Saturday, October 27, 2012

Eight years later, it's still religion v. government

I did the following column back in 2004 - it's in the book - but it is active again because of a decision by the Bishop of Green Bay, David Ricken, to urge his parishoners not to vote for "evil" positions. It isn't a direct slam at one candidate and favoring another ... but it does feel like that.

I have no horse in this year's election - Obama hasn't shown himself to be successful in trying to turn around the epidemic of political plague (not to mention he's still from Chicago and a Bears fan), and Romney may change the White House to the Waffle House as he tries to woo conservatives without sounding like a sexist, hypocritical bigot - or worse, Sarah Palin.

Anyway, here's the column which I hope is self explanatory. Oh, and don't forget to buy the book.


Decree Ignores Constitution, Political Reality
January 16, 2004

  It's not often you can time something this exactly, but Bishop Raymond Burke, formerly of La Crosse, has set politics back exactly 44 years.
  By now, you've read about how Burke told Catholic lawmakers in his diocese that they could not receive Holy Communion if they supported abortion.
  It's the sort of statement that's going to raise debate. Many, including Warren Bluhm on these pages on Tuesday, believe the bishop is within his rights to make rules for those of his faith; that's what bishops do.
  Others believe, as I do, that for any religious leader to try to influence the actions of a lawmaker is out of bounds. We are not Iran or Israel; here, people, not clerics, rule.
  The bishop's actions have caused a stir in Missouri, where he will become bishop in St. Louis.
  "We as legislators have never faced anything like that from an archbishop or bishop in the state of Missouri," Missouri state Sen. Steve Stol told the Associated Press. "I think there are some citizens out there who would also look at it and question whether they want to elect someone who would change their stand because of certain religious pressure. Telling people they can't receive the sacraments changes the political landscape some."
  Rep. Tom Villa, D-St. Louis, said he votes against abortion but doesn't like the idea of a bishop telling him he must. He said he is concerned about the potential for a similar church policy to be adopted for other issues.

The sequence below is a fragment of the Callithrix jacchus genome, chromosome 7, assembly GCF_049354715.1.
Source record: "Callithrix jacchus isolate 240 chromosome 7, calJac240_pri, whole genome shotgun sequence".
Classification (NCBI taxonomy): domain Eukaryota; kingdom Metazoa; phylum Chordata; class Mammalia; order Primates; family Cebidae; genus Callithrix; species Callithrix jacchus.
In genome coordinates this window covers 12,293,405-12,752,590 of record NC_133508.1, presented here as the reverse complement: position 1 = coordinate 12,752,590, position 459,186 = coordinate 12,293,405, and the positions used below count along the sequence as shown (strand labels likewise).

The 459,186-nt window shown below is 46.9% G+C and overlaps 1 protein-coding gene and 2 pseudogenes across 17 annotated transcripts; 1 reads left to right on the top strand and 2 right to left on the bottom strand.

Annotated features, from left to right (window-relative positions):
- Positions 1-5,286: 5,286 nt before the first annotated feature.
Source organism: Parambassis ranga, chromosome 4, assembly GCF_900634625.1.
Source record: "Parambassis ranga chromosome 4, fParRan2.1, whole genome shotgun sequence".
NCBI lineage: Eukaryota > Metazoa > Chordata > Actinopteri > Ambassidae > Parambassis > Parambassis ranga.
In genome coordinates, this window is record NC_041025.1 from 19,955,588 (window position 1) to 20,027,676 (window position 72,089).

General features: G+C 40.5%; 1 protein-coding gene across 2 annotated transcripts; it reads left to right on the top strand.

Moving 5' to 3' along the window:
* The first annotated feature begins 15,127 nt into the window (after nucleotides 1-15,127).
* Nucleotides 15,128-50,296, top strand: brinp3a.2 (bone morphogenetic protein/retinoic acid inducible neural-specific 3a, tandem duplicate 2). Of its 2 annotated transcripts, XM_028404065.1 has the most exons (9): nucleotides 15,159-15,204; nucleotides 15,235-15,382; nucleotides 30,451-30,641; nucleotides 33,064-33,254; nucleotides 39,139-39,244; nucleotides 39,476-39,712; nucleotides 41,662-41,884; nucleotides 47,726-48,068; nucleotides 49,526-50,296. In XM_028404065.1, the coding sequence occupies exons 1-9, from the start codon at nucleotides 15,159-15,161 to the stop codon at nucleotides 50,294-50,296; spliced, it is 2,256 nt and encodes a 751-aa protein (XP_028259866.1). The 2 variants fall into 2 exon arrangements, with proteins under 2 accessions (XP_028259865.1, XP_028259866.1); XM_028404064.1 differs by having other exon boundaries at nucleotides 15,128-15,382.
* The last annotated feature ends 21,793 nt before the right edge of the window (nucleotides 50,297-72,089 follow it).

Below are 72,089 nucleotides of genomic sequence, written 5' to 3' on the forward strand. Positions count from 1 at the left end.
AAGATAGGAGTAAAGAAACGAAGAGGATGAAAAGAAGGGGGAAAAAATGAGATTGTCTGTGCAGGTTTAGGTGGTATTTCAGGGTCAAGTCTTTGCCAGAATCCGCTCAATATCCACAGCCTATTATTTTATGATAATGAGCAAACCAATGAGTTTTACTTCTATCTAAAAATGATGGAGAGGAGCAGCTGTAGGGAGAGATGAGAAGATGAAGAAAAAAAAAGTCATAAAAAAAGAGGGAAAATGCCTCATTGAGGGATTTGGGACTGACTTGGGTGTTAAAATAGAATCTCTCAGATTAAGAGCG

"I happen to be right as far as the incoming bishop is concerned on the pro-life stuff. I am clearly wrong on capital punishment," Villa said. "I would have a problem with anybody telling me I can't receive Communion. Your faith is something that's very personal."
  Indeed. And to my mind - and I'm not Catholic, not much of anything when it comes to religion really - it borders on extortion, as much as if someone had threatened a legislator's family. "You vote my way, or you won't see your kids again."
  Or, in this case, "you won't see your church again."
Granted, it may be that the problem, as Warren suggests, is with the legislators, and that maybe it's time for them to switch. Still, it seems here that is quite a price to pay for voting in a manner that disappoints one man - and that's all a bishop is.
  For Burke's action was individual. Bishop David Zubik of Green Bay was closer to the proper way to handle it - talk to legislators you disagree with, try to get them to see the rightness of your cause. But threats? No.
  We have representative government in our land. Legislators must continually decide on how to vote, whether by following their beliefs or representing their district. Sometimes, they don't agree with their district.
Sometimes, they vote against their own beliefs for whatever reasons they choose.
  That's how government goes. It's human, and riddled with compromises.
Religion isn't. It's strict and inflexible, incapable of allowing another side might be correct. The two are bound to clash.
  And that's why the framers of our Constitution sensibly separated the two; Congress (and all lawmakers by extension) can't hamper religion; religion is not required as a test for office. In short, religion can say whatever it wants, but it has no special standing with government.
  John F. Kennedy, the first Catholic elected president, knew that. His campaign was targeted by those bigots who said he would make the United States a puppet of the Vatican, and other slanders. And he had to fight it until the day he was killed.
  He never did it better than in Houston, in a speech to a group of Protestant ministers:
  "I believe in an America that is officially neither Catholic, Protestant nor Jewish, where no public official either requests or accepts instructions on public policy from the pope, the National Council of Churches or any other ecclesiastical source, where no religious body seeks to impose its will directly or indirectly upon the general populace or the public acts of its officials - and where religious liberty is so indivisible that an act against one church is treated as an act against all.
  "For, while this year it may be a Catholic against whom the finger of suspicion is pointed, in other years it has been, and may someday be again, a Jew or a Quaker or a Unitarian or a Baptist. It was Virginia's harassment of Baptist preachers, for example, that led to Jefferson's statute of religious freedom. Today, I may be the victim - but tomorrow it may be you - until the whole fabric of our harmonious society is ripped apart at a time of great national peril."

He had it right 44 years ago, and the bishop has it wrong now.